Ultimately, it was truly gratifying to see how excited students were to discuss their menu.  The document served as a marker for their progress over the semester, charting how broad and how deep their understanding of the history of the British Empire had become.  This project allowed them to utilize their knowledge and developing research skills, as well as their imaginations and empathy, to consider the British Empire from multiple perspectives, from the grand scale to the individual, human experiences of hunger and satiation. 


[1] For more information on this incident, see Rebecca Sullivan, “Queensland restaurant British Colonial Co accused of ‘gross racism’”: http://www.news.com.au/lifestyle/food/restaurants-bars/queensland-restaurant-british-colonial-co-accused-of-gross-racism/news-story/e7289b8b212e6174fc41223ef334055a, Accessed April 15, 2018

[2] For more information, see Mattie John Bamman, “Controversial Colonial-Themed Restaurant Sparks Multiple Protests”: https://pdx.eater.com/2016/3/29/11325650/saffron-colonial-controversy-update-tracking-north-williams-portland, Accessed April 18, 2018

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May
7
2018

Durham Residential Research Library Visiting Fellowship

Posted by StephenJackson | Tags: fellowship, Research | 0 Comments

The new Durham Residential Research Library is delighted to invite applications from researchers for Visiting Fellowships, from one to three months in duration.

The Durham Residential Research Library aims to enable and foster research across the three historic collections of Durham – those held by Durham Cathedral, Ushaw College and Durham University, including Palace Green Library and the Oriental Museum. They include not only libraries, but also archives, collections of visual and material culture, and architectural assets. The purpose of the Visiting Fellowships is to support research into these globally significant collections.

Fellows will be encouraged to work collaboratively with academic subject specialists, librarians, archivists and curators to realise the collections’ research potential, and to develop innovative research agendas. They will also be encouraged to participate in the life of the University, particularly its broad range of seminar series.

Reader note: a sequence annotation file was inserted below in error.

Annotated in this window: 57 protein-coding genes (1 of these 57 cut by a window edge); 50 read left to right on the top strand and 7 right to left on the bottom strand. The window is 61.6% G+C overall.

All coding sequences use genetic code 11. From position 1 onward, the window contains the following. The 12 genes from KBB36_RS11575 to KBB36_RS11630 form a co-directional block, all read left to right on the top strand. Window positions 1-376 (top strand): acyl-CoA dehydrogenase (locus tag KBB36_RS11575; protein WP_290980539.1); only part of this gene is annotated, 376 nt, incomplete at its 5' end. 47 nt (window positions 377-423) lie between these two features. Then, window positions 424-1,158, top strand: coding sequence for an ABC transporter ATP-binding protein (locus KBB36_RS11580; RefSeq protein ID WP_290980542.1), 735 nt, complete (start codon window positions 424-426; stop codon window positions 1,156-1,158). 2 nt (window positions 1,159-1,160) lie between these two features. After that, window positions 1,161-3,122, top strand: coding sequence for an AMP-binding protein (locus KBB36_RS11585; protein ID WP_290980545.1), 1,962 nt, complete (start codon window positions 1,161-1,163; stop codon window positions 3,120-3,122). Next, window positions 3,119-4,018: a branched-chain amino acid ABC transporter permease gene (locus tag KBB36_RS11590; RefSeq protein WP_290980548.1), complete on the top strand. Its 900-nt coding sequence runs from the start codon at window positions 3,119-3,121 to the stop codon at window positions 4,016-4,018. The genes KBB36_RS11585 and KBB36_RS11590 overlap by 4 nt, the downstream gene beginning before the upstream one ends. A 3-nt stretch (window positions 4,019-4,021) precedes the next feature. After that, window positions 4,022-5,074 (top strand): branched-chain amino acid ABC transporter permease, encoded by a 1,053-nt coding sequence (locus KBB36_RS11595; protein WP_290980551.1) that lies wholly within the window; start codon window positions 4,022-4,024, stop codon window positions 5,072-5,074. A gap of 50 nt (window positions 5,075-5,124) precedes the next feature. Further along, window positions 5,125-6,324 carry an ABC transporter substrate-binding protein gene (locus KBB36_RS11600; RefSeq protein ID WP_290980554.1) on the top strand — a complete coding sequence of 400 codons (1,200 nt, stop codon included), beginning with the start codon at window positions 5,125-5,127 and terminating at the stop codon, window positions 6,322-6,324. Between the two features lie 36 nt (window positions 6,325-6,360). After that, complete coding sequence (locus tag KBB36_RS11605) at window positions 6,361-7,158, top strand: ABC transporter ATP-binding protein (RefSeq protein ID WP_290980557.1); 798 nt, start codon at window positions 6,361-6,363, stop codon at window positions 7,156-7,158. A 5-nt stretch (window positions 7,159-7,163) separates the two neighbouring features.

In addition to the Residential Research Library Visiting Fellowships, in 2018–19 (and again in 2019–20) a number of Lendrum Priory Library Fellowships will be available specifically to support work on the surviving contents of Durham Cathedral’s medieval priory library. This collection is currently the focus of a large-scale digitisation project, Durham Priory Library Recreated (https://www.durhampriory.ac.uk/).

Applicants should submit a short CV together with a summary of the project and materials they propose to work on, and the expected publications or other outcomes (maximum two sides of A4). Applications should demonstrate a serious research interest that focuses on primary source material within the collections held at Durham. Applicants who plan to collaborate with Durham academic staff are especially welcome and should mention this in their application.

We aim to be flexible with fellowship dates – applicants should indicate their preferred dates in 2018–19, and their preferred fellowship duration (i.e. one, two or three months). Applications should be submitted by noon on Friday 18 May 2018. We shall aim to notify successful candidates by beginning of June.

Fellows will be granted an honorarium of £1,800 per month towards their transport and subsistence costs. Self-catered ensuite study bedrooms at Ushaw College (3.5 miles from Durham city centre) will be available at a competitive rate. Please note that fellows will be expected to arrange their own travel. Fellowships will generally last for one month but can last up to a maximum of three months. Those applying are advised to consult with the relevant collections staff to ensure that the materials they wish to work with are available at the times of their visit.